1.Where can I learn more about Dolby Digital?

2. Can I put the Dolby or DTS Logo's on my DVDs?

3. How should I mix for Pro Logic II matrix encoding?

4. What's the difference between Dolby Pro Logic II and Dolby Digital?
Aren't all Dolby products the same?

5. What is lossy encoding?

6. Why aren’t the levels of my Dolby Digital files the same as the original audio?

7. Doesn't Dolby Digital or DTS turn my stereo audio into surround?

8. Why am I not getting surround out of my SurCode Dolby Digital 5.1 plug-in in Premiere Pro?

9. Why won't my Dolby receiver play my SurCode DTS CD/DVD files?

10. Why, when I play my DTS CD or files, all I hear is noise?

11. Can I use Dolby Digital with DVD-Audio?

12. Why can't I make a high resolution surround DVD-Video disk.
Why do I need DVD-Audio?



Where can I learn more about Dolby Digital?

1. Please review the Dolby Digital guidelines document found in our info section.

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Can I put the Dolby or DTS Logos on my DVDs?

2. Only professional certified encoders like SurCode can output files that will get Dolby's approval to put their logo on your discs. The inexpensive consumer Dolby encoders that are typically included with inexpensive authoring software cannot. Please contact Dolby Labs to apply for a logo.

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How should I mix for Pro Logic II matrix encoding?

3. Please find the following link for a Pro Logic II mixing whitepaper.

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What is the difference between Dolby Pro Logic II and Dolby Digital? Aren’t all Dolby products the same?

4. Dolby Digital is a lossy data compression method. It must be decoded back into “normal” PCM or Pulse Code Modulated audio on playback. Dolby Digital is used for DVD-Video, settop boxes, and DTV. It cannot be used without a Dolby Digital decoder. If it is not decoded, it will play the AC-3 data as unrecognizable “noise” which, if the playback gain is turned up, could blow your speakers or ears!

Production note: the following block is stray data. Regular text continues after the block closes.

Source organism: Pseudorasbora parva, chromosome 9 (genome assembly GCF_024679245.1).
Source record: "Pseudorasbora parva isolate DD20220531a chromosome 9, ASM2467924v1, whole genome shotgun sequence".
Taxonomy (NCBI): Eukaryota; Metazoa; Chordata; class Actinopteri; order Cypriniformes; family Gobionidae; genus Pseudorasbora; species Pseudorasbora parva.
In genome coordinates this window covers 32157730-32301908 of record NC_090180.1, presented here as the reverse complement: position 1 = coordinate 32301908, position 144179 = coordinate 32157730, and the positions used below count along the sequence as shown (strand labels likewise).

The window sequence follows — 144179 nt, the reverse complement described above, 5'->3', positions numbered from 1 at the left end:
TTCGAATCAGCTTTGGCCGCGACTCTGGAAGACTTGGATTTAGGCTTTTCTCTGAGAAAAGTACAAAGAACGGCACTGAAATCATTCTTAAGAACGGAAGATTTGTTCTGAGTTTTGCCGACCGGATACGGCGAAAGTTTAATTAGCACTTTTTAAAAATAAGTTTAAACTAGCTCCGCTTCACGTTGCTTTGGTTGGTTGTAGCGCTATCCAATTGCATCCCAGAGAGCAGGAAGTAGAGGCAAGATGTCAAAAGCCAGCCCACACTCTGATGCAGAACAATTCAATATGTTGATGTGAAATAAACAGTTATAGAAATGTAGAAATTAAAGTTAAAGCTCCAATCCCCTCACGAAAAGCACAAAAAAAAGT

In comparison to Dolby Digital, Dolby Pro Logic II is a “matrix” encoder that uses only analog processes, like phase shift and filtering, to conceal the surround information within the stereo audio. Although not discrete like Dolby Digital, Dolby Pro Logic II-encoded audio can be played on any stereo system. If there is a Pro Logic II decoder, it will "unfold" the hidden surround out of the stereo signal and provide Dolby Surround.

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What is lossy encoding?

5. Lossy encoding is a form of “perceptual” data compression used to shrink the file size and data rate of audio files. It "throws away" portions of the audio to shrink the file size and resulting data rate. This means the original audio quality is not fully maintained. Each company who develops a lossy scheme has it's own way of determining what audio to keep and what to "throw away." MP3 is probably the most common, used for internet transfer of audio. Dolby Digital and DTS are also lossy codecs used in the DVD-Video, Blu-ray and DTV standards. DVD-Audio does not accept any type of lossy encoded audio.

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The Levels of my Dolby Digital files aren’t the same as the original audio.

6. Dolby Digital levels are relative, and are not meant to be compared to the original levels. Dolby Digital data contains “dialnorm” or Dialog Normalization metadata that changes the gain of decoders based on user preferences. Please refer to our manuals and included whitepapers. It is the job of the mixer/engineer to learn and test what Dolby encoder and decoder settings are appropriate for the specific material being created. Dolby Lab's legacy LM100 Broadcast Loudness Meter and DP600 hardware, along with Dolby Media Meter 2 and Dolby Media Emulator are all tools to get a satisfactory reference dialnorm values for your material.

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Doesn’t Dolby Digital or DTS turn my stereo audio into surround?

7. No, Dolby Digital and DTS are competing lossy data compression schemes that shrink the size and data rate of the audio…see question 5 above. They do not automatically create surround sound. Previously produced 5.1 surround audio files must be used as input when encoding into Dolby Digital 5.1 or DTS.